Attaining the title “DJ’s DJ” during the early 2000s, a certain heyday for San Francisco’s musical landscape, was one of the loftiest forms of a compliment any music presenter could attain. It meant You did You. Remaining tuned to that inner ear. Opting for feel over algorithm. Not an easy task.
Understanding the monetization of jungle and drum and bass on the horizon, comprehending the 2-step garage phenomenon, snickering at progressive house becoming a molly delivery system for the masses, and celebrating true-school hip-hop amidst the industry boom of shiny shirt rap. You know, the joints that ended with an explosion? Yeah. Those joints. Tuff landscape to maneuver.
It’s the same compass used by a little band out of Houston called Khruangbin (pronounced KRUNG-bin).
Yes. They did snatch their name from a Thai word that means airplane. Heard of them? Well, If you’ve caught some “groove adjacent” moments from the HBO show ‘Barry” or started nodding your head to a funky-ass Dos Equis commercial, I think you have. Matter of fact their very Isley Brothers’ leaning ballad “Friday Morning” from 2018’s breakout “Con Todo El Mundo” just popped up on the latest Theo Parrish project “We Are All Gorgeous Monsterss,” track four. Their Venn diagrams, since being introduced to the world by DJ Bonobo, reads astronomical.
They backed up Wu-Tang at last year’s Desert Daze Music festival, and supposedly Jay-Z was spotted in a Los Angeles record store, buying up all their wax. What’s the deal? Boil it down to two things: They have a hyper-specific sound constantly getting tweaked with each project. And…well, guitarist Mark Speers gave it up best to The New York Times recently. “I’m also really, really stubborn. Like, let’s just do what we want to do. We’ve gotten to this point by doing what we like. Apparently, people like what we do. Let’s just keep doing that.”
See what I mean. Feel over algorithm.
Mordechai, released June 26th, finds the Houston trio adding their voices to every track for the first time. Citing the vocal arrangements of War and Santana as reference points for the tweak. This time the arrangements cruise through post-disco, soulful blends that reference Roy Ayers and Sade while keeping that Thai Funk; a global melange of dub, soul, psych, French pop, and breakbeats as the main inspiration. Other groups bordering on the precipice of mainstream global bankability would keep the product vanilla boring. Not them.
The Texas-based power trio uses dub, elements of surf music, and psychedelia to spread a contemporary version of instrumental global music. Thai-funk, middle eastern styled vamps or disco to go strut; all interwoven components in their rhythmic assault. There is a timelessness that hypnotizes folks. Speer’s presence on guitar, even when going for it aggressively, comes off serenading in style. Lyrical, not over-embellished. No shredding. Call them ESG on shrooms….it’s a fair assessment. Guitarist Speer, bassist Laura Lee, and drummer Donald “DJ” Johnson, who played in the gospel band at St. John’s United Methodist Church in downtown Houston (the home church of Beyoncé, Solange and the rest of the Knowles family), collectively defer to their own inner compass. How?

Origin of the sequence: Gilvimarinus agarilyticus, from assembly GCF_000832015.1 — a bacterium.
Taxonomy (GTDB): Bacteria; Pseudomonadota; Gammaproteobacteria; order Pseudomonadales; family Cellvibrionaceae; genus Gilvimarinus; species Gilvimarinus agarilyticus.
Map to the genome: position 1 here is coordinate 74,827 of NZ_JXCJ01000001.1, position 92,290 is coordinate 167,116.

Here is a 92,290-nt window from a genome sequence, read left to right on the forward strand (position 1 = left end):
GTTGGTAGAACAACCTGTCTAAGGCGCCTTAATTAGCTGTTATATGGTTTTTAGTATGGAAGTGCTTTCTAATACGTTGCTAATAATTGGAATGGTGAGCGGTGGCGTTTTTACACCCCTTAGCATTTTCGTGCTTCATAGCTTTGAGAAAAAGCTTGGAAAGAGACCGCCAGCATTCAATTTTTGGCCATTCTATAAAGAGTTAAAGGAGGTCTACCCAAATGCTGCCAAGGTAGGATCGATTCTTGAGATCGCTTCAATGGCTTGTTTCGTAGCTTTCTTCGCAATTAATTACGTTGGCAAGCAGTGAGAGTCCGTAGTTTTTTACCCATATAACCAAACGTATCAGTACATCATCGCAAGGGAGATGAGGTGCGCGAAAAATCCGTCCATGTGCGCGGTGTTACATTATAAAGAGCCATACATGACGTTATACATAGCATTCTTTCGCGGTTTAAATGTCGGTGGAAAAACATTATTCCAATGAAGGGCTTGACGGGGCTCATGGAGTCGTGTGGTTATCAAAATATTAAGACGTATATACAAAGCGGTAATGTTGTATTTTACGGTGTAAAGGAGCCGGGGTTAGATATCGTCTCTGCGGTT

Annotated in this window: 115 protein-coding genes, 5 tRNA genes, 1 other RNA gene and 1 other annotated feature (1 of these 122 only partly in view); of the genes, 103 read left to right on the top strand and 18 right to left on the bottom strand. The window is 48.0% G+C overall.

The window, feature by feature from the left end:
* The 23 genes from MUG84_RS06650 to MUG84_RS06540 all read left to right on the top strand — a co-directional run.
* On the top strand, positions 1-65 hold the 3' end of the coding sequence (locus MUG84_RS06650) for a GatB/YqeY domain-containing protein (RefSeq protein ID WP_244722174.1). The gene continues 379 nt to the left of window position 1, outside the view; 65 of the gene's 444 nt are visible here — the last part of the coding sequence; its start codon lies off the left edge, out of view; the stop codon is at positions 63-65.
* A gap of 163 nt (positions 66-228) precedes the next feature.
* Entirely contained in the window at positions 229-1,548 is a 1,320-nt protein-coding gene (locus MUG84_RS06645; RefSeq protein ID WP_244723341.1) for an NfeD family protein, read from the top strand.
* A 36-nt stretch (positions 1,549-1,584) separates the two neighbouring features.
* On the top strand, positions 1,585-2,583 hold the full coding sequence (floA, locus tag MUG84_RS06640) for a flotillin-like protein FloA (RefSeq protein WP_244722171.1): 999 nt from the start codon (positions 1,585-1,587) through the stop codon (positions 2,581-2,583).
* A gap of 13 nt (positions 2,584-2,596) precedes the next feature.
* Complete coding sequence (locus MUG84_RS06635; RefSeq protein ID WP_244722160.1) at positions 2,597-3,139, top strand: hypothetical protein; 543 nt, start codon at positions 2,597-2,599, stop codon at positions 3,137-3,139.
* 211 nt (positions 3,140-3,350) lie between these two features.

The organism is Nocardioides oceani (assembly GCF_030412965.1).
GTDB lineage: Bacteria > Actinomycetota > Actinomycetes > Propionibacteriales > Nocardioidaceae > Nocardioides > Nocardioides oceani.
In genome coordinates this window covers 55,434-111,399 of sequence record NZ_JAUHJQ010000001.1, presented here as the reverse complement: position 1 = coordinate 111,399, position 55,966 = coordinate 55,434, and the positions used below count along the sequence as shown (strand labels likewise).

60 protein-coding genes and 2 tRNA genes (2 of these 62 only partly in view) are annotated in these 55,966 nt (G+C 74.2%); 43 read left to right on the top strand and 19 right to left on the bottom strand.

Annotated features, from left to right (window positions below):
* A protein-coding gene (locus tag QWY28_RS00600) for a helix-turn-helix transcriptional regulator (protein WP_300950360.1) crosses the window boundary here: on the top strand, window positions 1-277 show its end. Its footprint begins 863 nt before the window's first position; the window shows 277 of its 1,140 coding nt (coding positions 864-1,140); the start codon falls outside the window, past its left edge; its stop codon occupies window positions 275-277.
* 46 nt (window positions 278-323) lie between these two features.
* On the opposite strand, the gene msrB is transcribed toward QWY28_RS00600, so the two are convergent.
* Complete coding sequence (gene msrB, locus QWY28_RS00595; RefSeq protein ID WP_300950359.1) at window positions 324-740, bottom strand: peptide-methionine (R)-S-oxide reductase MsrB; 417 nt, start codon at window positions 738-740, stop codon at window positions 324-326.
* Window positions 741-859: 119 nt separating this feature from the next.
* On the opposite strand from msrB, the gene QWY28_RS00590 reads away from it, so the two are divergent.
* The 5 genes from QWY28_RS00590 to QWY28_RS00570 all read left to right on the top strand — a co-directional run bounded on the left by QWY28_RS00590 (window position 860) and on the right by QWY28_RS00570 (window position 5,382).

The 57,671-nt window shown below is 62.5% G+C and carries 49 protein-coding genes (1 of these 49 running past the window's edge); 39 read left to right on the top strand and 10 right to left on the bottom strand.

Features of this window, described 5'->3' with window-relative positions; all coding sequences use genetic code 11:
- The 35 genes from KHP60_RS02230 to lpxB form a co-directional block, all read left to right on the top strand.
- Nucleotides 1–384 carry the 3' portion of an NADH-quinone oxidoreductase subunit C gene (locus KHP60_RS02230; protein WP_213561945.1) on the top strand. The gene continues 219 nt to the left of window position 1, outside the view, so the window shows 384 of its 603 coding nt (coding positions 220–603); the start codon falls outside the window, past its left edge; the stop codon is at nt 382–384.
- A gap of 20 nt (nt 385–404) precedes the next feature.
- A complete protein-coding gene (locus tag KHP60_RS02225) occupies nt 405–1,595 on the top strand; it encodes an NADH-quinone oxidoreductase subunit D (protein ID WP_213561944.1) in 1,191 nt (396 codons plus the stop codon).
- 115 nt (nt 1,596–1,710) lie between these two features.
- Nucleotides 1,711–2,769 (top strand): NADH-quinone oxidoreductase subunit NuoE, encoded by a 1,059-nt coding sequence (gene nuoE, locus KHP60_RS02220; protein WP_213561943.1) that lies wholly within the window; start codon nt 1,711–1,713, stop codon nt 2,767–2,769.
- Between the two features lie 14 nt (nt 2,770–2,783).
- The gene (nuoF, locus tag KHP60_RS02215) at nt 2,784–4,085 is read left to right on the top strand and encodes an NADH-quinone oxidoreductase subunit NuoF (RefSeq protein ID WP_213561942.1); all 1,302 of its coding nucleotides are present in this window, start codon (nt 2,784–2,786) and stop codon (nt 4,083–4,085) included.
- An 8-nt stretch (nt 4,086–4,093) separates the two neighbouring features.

At the close of 2018, a marathon year supporting their breakthrough album Con Todo El Mundo, adored by both fans and critics, they recorded an updated version of Vince Guaraldi’s’ “Christmastime Is Here.” The bottom-heavy, rhythmically enhanced take on the quintessential cool Yuletide joint was released just before their North American fall/winter tour. Challenged at the corner of art and commerce, this mindful band opted for craft. Personality.
“Hasta El Cielo” a dub disco version of their 2018 Con Todo El Mundo, was a Compass Point, Tom Tom Club-type left turn. It featured two bonus dubs by renowned Jamaican producer Scientist. Another conscious choice. Then earlier this year “Texas Sun”, the band’s collaborative EP with R&B singer Leon Bridges, debuted atop the Americana/Folk Albums list and reached No. 1 on Billboard’s Emerging Artists chart in February. Bridges, whose sound harks back to a ’60s soul motif, put on his best Marvin Gaye ‘lover man’ persona for the earworm caramel joint ‘C-Side” with the band showcasing their low-end frequency chops. Another unexpected left-turn to success. Both artists who hail from Texas, Bridges from San Antonio, bonded over the multiplicity in genres that swirl about their home state.
“Mordechai” pulls inspiration from Pakistan, Korea, and West Africa, incorporating strains of Indian chanting boxes and Congolese syncopated guitar. But more than anything, it reps their Houston.
An eclectic megalopolis-where country, trap, zydeco, or chopped and screwed textures-inspired their essence. Shaped that feel. Formed that inner ear.